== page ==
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Focus on the hole, not the drill

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Focus on the hole, not the drill

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As humans we have a tendency to fall in love with our own ideas. Even if an idea isn’t our own to start with, the more we get involved in it, the more it will begin to feel like it is actually ours. We will fight for it. Make sure others buy into it. We are dedicated to making it happen, to turn the brilliant idea into an elegant solution. During such a journey it isn’t unlikely that we will begin to lose sight of the problem or need that the idea was meant to address. The more we invest in the solution, the more we focus on it, the more blind we will be to new information that doesn’t align with the solution. We begin to take the solution for the truth, and when the problem changes, we still see it through the same lens and try to apply the same solution to fix it. We might even try to apply it to new problems. Hell, it worked for this other problem so why can’t it work for other problems as well?

Take intranets as an example. When intranets were first introduced during the 1990's, the original problem they were to solve was to make corporate information such as process descriptions, instructions, organizational information, and corporate news available and more accessible to employees. Before information was digitalized, it used to be put in binders and on bulletin boards. It had to be physically copied and placed at every location where it was to be used, and the people who needed it had to go to that location. The intranet helped to make this information much more available and accessible, less redundant, as well as easier to update and distribute for those whose task it was to produce and distribute the information.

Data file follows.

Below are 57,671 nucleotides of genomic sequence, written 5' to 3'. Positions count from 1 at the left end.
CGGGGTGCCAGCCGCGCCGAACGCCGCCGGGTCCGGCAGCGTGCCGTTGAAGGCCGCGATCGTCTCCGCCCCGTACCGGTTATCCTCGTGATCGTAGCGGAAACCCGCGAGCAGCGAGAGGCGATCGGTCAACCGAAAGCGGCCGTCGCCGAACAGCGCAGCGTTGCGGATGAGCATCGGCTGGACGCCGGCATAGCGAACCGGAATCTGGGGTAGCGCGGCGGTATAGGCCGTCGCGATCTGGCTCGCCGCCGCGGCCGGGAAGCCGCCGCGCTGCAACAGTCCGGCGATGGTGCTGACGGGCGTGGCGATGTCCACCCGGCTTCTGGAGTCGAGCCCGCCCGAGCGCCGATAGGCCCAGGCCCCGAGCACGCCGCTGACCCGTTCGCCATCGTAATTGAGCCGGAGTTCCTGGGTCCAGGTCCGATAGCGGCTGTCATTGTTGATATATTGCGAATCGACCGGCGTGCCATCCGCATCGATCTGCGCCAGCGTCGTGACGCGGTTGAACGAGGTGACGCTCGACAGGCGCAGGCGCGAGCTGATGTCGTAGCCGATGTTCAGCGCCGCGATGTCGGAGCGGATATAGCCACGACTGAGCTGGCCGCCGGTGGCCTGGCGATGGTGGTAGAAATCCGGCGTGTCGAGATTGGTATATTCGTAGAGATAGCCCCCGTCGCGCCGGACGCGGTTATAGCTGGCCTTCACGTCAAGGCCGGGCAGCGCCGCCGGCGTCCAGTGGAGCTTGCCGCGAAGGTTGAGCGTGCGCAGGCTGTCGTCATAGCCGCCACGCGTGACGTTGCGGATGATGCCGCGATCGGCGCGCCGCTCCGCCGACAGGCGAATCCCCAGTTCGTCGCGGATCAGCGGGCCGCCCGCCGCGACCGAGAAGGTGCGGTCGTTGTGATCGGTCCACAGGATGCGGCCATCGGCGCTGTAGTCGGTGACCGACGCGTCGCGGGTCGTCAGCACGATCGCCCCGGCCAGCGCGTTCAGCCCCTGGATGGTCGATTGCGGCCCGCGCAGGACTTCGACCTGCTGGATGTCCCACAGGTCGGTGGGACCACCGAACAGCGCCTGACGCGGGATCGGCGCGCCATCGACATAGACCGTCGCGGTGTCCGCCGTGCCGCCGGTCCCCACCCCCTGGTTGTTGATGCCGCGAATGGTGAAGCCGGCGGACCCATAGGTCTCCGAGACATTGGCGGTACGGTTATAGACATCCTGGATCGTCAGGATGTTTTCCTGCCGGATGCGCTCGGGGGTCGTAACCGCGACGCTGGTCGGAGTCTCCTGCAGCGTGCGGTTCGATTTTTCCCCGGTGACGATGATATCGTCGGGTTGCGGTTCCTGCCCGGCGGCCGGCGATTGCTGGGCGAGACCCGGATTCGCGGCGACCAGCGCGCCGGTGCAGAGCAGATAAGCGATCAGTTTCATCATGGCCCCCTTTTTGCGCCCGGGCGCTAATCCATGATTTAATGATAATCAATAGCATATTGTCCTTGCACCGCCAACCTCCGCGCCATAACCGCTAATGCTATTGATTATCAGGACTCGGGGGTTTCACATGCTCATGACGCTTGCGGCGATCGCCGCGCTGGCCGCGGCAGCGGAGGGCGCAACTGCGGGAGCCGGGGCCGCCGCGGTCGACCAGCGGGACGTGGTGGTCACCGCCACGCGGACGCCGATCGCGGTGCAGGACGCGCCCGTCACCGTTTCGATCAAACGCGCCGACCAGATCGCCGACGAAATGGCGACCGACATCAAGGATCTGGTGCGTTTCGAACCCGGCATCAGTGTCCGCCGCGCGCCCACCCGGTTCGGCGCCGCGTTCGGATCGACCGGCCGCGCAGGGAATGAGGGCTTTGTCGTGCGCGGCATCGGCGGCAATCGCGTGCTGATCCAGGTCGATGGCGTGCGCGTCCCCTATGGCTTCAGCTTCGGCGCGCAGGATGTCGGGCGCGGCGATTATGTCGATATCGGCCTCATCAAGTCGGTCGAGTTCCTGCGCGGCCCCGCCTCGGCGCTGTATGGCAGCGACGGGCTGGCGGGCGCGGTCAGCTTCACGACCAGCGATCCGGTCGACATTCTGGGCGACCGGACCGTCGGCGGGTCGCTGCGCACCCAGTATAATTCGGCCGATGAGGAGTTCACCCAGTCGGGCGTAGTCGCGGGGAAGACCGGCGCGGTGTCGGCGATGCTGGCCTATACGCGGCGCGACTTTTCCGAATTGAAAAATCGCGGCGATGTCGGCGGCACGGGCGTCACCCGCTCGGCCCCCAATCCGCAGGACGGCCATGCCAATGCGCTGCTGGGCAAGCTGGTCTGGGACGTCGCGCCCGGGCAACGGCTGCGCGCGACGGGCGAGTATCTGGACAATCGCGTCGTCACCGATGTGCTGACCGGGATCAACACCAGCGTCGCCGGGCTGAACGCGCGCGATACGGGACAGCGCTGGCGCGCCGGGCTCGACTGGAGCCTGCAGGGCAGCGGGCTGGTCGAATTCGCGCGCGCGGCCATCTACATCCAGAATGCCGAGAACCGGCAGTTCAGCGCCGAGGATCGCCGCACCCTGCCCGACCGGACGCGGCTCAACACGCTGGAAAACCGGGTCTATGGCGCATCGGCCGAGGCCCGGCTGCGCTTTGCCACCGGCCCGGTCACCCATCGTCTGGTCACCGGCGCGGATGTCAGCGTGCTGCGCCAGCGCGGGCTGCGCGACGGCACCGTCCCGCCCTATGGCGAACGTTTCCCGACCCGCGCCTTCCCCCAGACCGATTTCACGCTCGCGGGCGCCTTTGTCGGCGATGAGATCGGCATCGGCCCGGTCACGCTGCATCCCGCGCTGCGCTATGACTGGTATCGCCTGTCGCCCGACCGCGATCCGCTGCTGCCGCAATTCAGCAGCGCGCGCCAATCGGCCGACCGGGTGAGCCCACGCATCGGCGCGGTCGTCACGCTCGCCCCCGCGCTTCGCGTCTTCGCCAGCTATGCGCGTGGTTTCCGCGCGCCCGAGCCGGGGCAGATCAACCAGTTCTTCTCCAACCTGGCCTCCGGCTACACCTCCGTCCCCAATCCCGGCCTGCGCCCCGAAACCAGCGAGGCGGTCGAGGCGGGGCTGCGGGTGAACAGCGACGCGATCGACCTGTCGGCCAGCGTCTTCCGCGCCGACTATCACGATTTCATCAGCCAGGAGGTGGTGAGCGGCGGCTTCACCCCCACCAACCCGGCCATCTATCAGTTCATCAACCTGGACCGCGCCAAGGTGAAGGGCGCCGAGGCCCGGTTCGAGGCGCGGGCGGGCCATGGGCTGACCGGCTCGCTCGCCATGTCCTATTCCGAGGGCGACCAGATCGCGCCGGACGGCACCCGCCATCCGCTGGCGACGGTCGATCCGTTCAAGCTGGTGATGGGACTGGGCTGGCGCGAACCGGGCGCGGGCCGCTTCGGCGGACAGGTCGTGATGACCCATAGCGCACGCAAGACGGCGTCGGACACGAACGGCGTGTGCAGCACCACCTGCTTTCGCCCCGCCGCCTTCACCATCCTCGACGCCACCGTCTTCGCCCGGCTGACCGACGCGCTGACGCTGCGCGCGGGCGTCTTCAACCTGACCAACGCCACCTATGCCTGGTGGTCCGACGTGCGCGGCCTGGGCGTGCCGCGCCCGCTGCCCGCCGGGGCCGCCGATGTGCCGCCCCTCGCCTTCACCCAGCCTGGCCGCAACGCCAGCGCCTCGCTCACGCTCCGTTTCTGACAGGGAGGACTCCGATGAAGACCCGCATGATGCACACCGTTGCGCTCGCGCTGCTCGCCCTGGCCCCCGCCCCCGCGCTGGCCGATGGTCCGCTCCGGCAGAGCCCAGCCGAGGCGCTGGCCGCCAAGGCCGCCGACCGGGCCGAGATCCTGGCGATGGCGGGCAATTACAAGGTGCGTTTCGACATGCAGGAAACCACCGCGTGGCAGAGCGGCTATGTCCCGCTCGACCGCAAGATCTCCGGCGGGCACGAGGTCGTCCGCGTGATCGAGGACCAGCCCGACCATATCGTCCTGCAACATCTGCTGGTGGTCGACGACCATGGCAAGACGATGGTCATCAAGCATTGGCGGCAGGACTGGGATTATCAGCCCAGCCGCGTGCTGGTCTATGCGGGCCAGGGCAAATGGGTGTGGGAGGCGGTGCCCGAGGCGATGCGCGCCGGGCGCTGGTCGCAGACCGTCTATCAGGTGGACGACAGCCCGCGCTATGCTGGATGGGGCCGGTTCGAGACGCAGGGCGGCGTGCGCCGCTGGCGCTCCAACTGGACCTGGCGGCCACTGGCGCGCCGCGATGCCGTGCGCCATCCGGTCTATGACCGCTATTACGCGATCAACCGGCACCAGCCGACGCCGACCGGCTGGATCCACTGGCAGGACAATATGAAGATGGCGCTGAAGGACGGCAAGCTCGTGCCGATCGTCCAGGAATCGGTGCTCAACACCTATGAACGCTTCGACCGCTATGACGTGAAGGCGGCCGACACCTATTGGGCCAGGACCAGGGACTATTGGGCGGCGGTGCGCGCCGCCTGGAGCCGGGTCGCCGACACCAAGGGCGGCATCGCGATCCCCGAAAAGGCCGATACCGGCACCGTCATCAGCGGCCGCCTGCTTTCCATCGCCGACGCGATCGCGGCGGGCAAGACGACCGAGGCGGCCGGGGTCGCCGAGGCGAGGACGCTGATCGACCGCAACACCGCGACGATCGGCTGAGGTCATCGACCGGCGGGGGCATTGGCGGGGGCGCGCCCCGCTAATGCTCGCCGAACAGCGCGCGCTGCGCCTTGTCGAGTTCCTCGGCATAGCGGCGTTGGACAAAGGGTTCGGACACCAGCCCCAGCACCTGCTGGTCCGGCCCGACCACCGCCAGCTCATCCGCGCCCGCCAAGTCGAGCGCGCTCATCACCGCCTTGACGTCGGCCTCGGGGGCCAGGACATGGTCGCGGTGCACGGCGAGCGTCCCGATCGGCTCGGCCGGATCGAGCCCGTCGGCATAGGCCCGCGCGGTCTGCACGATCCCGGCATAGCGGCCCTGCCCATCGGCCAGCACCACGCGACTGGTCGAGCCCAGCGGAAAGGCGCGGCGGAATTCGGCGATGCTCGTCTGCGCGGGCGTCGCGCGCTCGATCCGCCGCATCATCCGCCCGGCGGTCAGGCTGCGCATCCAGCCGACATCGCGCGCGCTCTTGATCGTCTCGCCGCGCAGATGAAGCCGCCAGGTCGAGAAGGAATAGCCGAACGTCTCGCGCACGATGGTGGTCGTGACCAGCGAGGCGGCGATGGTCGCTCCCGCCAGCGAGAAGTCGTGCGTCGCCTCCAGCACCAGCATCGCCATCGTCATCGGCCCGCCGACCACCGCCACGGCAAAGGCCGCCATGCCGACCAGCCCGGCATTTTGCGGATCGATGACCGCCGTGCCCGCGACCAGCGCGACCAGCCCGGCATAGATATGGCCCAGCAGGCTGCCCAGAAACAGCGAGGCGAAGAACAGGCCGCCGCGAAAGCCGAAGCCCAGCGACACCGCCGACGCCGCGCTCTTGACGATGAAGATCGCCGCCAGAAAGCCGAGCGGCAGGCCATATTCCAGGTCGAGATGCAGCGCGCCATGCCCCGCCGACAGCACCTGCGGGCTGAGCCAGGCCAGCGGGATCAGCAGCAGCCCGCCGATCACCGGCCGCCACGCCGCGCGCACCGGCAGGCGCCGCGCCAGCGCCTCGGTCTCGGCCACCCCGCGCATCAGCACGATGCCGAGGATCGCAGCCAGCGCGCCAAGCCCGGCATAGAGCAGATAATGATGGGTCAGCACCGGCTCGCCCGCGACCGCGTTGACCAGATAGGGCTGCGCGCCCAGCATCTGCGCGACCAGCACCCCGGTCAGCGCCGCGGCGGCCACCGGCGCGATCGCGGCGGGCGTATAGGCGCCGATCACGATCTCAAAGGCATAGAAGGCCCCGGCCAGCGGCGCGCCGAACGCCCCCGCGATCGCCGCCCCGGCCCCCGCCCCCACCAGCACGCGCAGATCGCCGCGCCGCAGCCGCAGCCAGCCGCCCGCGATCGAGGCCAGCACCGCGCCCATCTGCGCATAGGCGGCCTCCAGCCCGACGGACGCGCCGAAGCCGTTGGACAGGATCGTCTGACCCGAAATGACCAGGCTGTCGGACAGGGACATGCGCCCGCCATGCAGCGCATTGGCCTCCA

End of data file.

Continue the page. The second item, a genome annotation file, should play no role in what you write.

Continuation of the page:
Since then the problems that intranets were to solve has changed. More and more employees are doing non-routine cognitive work that requires access to information that is typically provided via an intranet. This means that only a fraction of their everyday information needs can be served by the information that is on the intranet. Most of the information they need comes from other coworkers and from the world outside the organization, and much of their information needs cannot be anticipated. The sheer volume of information that needs to be accessible to them cannot be centrally managed by a few resources, or even delegated to a few select people within each team. In addition to this, more and more information is created and exchanged by the employees themselves, often the products of collaborative work. It would be too cumbersome, take to much time, and risk getting stuck in the process if all this information would be exchanged via the intranet. Besides, fitting it all into one centrally governed organization scheme would be an impossible task.

The logical approach is to approach this problem is try to build an understanding the characteristics of knowledge work, how it gets done and how it can be done in a better way, and then go back to back to the drawing board and work out a new solution. But how does most organizations suggest to solve this problem? You guessed right – they throw their Intranet at it. They invest in a new platform, some new features, and a shiny new design, only to later see low adoption and usage rates, but most importantly no real change to ways of working, and no positive effects on knowledge worker productivity.

Instead of jumping to solutions, organizations should start to iteratively explore how technology can be designed to make their employees work smarter as individuals and together in a constantly changing and unpredictable environment, how they can get more things done faster while at the same time being able to improvise and innovate. To do so they need to focus on the hole, not the drill.


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